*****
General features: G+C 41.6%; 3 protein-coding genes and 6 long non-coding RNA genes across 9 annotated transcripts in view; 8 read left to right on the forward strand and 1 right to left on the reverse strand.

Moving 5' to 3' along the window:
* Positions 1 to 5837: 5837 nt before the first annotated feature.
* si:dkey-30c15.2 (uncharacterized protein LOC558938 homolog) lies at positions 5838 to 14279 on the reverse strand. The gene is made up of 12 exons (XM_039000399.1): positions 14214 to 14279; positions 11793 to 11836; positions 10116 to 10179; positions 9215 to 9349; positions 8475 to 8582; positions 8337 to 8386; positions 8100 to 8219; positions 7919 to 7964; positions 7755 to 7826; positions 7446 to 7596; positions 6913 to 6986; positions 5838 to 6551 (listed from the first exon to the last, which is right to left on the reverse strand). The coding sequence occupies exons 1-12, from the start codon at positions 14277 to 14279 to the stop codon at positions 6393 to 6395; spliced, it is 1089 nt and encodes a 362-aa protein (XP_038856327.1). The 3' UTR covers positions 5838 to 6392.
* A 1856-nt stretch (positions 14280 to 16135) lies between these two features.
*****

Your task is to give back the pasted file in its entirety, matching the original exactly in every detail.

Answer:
General features: G+C 41.6%; 3 protein-coding genes and 6 long non-coding RNA genes across 9 annotated transcripts in view; 8 read left to right on the forward strand and 1 right to left on the reverse strand.

Moving 5' to 3' along the window:
* Positions 1 to 5837: 5837 nt before the first annotated feature.
* si:dkey-30c15.2 (uncharacterized protein LOC558938 homolog) lies at positions 5838 to 14279 on the reverse strand. The gene is made up of 12 exons (XM_039000399.1): positions 14214 to 14279; positions 11793 to 11836; positions 10116 to 10179; positions 9215 to 9349; positions 8475 to 8582; positions 8337 to 8386; positions 8100 to 8219; positions 7919 to 7964; positions 7755 to 7826; positions 7446 to 7596; positions 6913 to 6986; positions 5838 to 6551 (listed from the first exon to the last, which is right to left on the reverse strand). The coding sequence occupies exons 1-12, from the start codon at positions 14277 to 14279 to the stop codon at positions 6393 to 6395; spliced, it is 1089 nt and encodes a 362-aa protein (XP_038856327.1). The 3' UTR covers positions 5838 to 6392.
* A 1856-nt stretch (positions 14280 to 16135) lies between these two features.